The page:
Reverse shoulder arthroplasty following fracture of the proximal humerus


There has been much debate in the trauma community about the initial management of the proximal humerus, particularly following the publication of the Proximal Fracture of the Humerus Evaluation by Randomization (PROFHER) study. Surgeons are still in the process of discussing, digesting, and cogitating on how to take the results forwards into their own practice. However patients are treated in the initial period following a fracture, a considerable number will be left with post-traumatic sequelae, including collapse of the humeral head or osteonecrosis, which can be challenging to treat. A multicentre team from Munich (Germany) and Lyon (France) have published a highly interesting paper looking at their experience of treating these post-traumatic sequelae with reverse shoulder arthroplasty.8 The indications for reverse arthroplasty included patients who had concomitant deficiency of the rotator cuff or severe stiffness of the shoulder. Overall, the authors were able to report the outcomes of 38 patients who were treated in three specialist shoulder units in France and Germany. In terms of previous surgery, 18 patients had been treated with open reduction and internal fixation of their fracture, 22 patients had a rotator cuff tear, and 11 patients had external rotation of 0° or less. Mean follow-up was to 4.3 years. Overall, the mean Constant scores improved from 25 points preoperatively to 57 points at final follow-up. In terms of stratification, perhaps unsurprisingly, those with a rotator cuff tear had overall lower Constant scores than patients without a rotator cuff tear. Forward elevation also objectively improved from 73° to 117°. Unsurprisingly, patients with preoperative stiffness had significantly lower postoperative external rotation than those without. Interestingly, the authors found that previous surgeries did not, in general, alter the overall outcomes. These patients can often have a significant malunion but, likely due to the non-anatomical design, the authors did not identify a significant effect of preoperative varus or valgus deformity on outcomes. Patients seemed satisfied, with 90% rating their outcome as good or very good. The take-home message is that reverse shoulder arthroplasty is certainly an option in this group but will not overcome pre-existing stiffness. Previous surgery and varus or valgus malunion are not contraindications, and as such there is hope for patients with a range of post-traumatic complications. Perhaps the sagest advice based on these results is that restoring early motion is key following a shoulder fracture, as, if it all goes wrong, the salvage of a reverse arthroplasty is less effective when there is a moderate amount of shoulder stiffness.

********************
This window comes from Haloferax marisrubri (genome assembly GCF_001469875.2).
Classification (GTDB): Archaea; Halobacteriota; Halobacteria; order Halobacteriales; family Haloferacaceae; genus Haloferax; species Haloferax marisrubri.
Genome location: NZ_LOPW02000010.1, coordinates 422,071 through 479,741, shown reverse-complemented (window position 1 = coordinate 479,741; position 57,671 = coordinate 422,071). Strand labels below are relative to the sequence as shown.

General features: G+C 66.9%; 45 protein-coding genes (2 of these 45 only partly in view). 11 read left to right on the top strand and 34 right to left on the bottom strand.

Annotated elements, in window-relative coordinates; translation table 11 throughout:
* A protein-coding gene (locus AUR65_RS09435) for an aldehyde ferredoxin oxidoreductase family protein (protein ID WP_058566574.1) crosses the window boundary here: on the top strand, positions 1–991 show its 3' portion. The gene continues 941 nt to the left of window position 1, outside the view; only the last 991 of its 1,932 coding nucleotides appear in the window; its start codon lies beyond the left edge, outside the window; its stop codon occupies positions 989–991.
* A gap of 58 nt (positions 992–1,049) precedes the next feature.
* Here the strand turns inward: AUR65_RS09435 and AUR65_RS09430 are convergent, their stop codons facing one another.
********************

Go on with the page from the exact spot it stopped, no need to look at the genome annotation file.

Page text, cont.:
Is nonoperative management of partial distal biceps tears really successful?

Partial distal biceps ruptures are often managed nonoperatively but the literature base is sparse regarding the success of this approach and the outcomes of those who undergo delayed repair. We were therefore pleased to see this study of a large cohort of patients reported by a team from Philadelphia (USA).9 They retrospectively identified 132 patients presenting to their unit with a partial distal biceps rupture treated in their institution. Given the retrospective nature of the design, it is not surprising that the authors were only able to successfully contact 74 of these patients with an outcome survey. In this population, 56% of the contacted patients who tried an initial nonoperative course (34 of 61 patients) ultimately underwent surgery, meaning that 27 patients had completely nonoperative treatment, 34 patients failed nonoperative management and underwent delayed repair, and 13 patients underwent immediate surgery after their injury. There was no difference in satisfaction scores between patients who tried a nonoperative course before surgery and those who underwent immediate surgery. The only preoperative factor identified as being predictive of having a delayed repair was an MRI-diagnosed tear of greater than 50% of tendon width. Perhaps most importantly in this study, there were no differences in complication rates between those patients who underwent acute and delayed repairs. This study is useful for the initial counselling of these patients and they can be advised that, although there is a sizeable chance that they will fail nonoperative management, there is no lost opportunity and a delayed repair is not likely to incur a disadvantage. Higher-demand patients and those with a tear width over 50% should also be advised of their increased risk of need for delayed repair.